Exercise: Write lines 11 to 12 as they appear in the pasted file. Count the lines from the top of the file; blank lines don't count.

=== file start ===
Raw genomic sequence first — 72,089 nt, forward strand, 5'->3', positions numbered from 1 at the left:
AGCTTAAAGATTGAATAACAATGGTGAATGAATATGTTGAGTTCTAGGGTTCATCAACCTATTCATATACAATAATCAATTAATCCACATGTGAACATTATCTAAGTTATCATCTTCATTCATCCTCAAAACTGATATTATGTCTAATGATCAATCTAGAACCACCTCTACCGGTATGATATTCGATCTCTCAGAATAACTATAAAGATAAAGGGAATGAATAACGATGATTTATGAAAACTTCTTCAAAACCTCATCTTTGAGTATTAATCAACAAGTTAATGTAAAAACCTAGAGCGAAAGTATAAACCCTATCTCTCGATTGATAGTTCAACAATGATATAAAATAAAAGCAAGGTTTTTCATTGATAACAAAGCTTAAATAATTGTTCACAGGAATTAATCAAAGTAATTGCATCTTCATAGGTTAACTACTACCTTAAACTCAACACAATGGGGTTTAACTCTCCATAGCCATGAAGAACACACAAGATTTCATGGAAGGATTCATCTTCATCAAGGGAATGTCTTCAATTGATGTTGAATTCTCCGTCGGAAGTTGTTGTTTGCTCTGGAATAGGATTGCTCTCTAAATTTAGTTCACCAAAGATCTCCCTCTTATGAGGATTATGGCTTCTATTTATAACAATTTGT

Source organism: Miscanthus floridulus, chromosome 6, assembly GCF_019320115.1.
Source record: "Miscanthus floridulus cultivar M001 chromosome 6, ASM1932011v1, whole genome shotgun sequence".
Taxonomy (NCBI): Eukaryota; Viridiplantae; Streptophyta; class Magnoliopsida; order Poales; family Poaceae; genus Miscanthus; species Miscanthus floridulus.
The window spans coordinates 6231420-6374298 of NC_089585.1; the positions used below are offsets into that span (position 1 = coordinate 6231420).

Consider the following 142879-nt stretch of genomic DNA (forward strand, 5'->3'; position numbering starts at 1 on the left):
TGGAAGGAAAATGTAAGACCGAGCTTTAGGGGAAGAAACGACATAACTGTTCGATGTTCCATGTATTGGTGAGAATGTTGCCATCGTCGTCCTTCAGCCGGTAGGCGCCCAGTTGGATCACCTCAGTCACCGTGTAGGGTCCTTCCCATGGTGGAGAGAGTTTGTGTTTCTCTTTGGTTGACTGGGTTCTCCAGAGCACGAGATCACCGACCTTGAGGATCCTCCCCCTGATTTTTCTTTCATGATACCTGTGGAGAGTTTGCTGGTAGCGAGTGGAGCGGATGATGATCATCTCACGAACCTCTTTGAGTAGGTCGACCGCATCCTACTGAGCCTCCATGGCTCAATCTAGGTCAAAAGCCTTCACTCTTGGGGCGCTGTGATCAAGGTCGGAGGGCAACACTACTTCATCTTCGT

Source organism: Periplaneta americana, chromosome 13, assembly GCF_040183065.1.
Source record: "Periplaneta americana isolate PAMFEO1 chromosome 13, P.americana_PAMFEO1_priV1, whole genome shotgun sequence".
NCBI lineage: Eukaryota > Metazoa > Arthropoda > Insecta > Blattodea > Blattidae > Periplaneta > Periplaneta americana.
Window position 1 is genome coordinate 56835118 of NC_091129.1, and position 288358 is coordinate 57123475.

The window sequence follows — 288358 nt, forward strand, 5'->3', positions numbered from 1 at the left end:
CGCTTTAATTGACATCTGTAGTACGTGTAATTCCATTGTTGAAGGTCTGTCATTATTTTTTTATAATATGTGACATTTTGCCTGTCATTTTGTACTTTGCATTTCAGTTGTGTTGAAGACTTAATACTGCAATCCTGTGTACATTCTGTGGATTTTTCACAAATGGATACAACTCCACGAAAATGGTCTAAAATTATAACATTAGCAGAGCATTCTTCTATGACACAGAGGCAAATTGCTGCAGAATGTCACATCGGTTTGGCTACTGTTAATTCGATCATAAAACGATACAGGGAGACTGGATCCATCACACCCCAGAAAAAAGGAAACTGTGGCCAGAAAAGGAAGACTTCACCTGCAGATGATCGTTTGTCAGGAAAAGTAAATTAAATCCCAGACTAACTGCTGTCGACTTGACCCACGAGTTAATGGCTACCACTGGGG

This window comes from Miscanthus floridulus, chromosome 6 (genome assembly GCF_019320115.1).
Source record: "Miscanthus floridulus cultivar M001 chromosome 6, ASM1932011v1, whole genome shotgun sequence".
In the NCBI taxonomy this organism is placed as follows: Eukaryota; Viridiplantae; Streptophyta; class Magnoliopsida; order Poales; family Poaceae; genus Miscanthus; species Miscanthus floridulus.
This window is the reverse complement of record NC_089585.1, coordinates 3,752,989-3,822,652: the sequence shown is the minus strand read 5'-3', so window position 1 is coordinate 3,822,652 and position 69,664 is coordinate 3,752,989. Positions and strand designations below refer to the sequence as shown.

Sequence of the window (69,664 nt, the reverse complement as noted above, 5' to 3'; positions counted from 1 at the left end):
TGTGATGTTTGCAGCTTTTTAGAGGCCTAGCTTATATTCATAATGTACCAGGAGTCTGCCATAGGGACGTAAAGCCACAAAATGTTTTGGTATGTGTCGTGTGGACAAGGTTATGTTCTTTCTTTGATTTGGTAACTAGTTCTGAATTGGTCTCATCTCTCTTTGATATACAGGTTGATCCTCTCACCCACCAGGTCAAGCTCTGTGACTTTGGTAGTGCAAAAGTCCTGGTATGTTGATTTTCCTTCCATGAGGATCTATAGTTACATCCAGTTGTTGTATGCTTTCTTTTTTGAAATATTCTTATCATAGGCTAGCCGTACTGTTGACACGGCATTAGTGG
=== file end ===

NCBI lineage: Eukaryota > Metazoa > Arthropoda > Insecta > Blattodea > Blattidae > Periplaneta > Periplaneta americana.
Window position 1 is genome coordinate 56835118 of NC_091129.1, and position 288358 is coordinate 57123475.